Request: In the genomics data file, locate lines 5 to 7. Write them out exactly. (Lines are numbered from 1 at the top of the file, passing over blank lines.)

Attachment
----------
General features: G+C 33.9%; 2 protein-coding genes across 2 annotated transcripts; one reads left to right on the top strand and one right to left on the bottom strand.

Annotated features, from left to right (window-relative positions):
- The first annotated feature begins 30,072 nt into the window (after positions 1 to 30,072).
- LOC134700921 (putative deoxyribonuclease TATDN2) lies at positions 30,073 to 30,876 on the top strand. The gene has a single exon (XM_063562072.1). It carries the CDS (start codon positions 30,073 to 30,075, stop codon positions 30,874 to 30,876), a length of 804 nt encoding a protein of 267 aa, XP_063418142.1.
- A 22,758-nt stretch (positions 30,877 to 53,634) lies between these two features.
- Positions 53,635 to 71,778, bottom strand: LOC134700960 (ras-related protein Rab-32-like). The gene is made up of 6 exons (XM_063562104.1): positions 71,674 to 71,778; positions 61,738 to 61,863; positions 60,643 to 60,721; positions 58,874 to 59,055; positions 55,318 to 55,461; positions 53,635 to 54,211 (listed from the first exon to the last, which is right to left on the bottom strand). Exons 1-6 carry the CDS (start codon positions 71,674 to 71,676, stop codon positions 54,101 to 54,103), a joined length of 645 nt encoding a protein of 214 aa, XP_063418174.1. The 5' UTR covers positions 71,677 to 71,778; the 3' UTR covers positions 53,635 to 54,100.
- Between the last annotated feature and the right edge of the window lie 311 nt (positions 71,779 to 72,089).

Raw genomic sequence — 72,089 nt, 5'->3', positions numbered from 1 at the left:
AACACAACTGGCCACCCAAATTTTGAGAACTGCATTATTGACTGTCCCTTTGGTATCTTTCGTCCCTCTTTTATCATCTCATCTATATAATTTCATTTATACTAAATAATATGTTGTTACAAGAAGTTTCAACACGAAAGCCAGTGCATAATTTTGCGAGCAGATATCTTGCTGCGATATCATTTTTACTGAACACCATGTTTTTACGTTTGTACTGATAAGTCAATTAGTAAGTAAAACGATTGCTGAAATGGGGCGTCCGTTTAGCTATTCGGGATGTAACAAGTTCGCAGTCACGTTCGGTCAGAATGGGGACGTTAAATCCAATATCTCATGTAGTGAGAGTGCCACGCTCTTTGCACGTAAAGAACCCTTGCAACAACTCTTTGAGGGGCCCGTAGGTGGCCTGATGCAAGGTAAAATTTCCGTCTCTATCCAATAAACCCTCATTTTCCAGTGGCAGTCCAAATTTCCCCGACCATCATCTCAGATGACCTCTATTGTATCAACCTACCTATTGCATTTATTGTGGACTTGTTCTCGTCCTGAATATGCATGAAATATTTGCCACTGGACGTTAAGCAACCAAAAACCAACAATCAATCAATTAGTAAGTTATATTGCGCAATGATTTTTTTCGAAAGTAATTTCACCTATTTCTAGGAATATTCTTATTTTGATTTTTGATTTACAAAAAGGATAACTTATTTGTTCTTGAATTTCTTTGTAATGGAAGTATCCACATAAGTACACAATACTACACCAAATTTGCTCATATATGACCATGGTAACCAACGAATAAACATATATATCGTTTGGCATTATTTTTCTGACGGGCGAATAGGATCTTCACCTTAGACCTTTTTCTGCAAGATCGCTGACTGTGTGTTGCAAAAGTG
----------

- A 22,758-nt stretch (positions 30,877 to 53,634) lies between these two features.
- Positions 53,635 to 71,778, bottom strand: LOC134700960 (ras-related protein Rab-32-like). The gene is made up of 6 exons (XM_063562104.1): positions 71,674 to 71,778; positions 61,738 to 61,863; positions 60,643 to 60,721; positions 58,874 to 59,055; positions 55,318 to 55,461; positions 53,635 to 54,211 (listed from the first exon to the last, which is right to left on the bottom strand). Exons 1-6 carry the CDS (start codon positions 71,674 to 71,676, stop codon positions 54,101 to 54,103), a joined length of 645 nt encoding a protein of 214 aa, XP_063418174.1. The 5' UTR covers positions 71,677 to 71,778; the 3' UTR covers positions 53,635 to 54,100.
- Between the last annotated feature and the right edge of the window lie 311 nt (positions 71,779 to 72,089).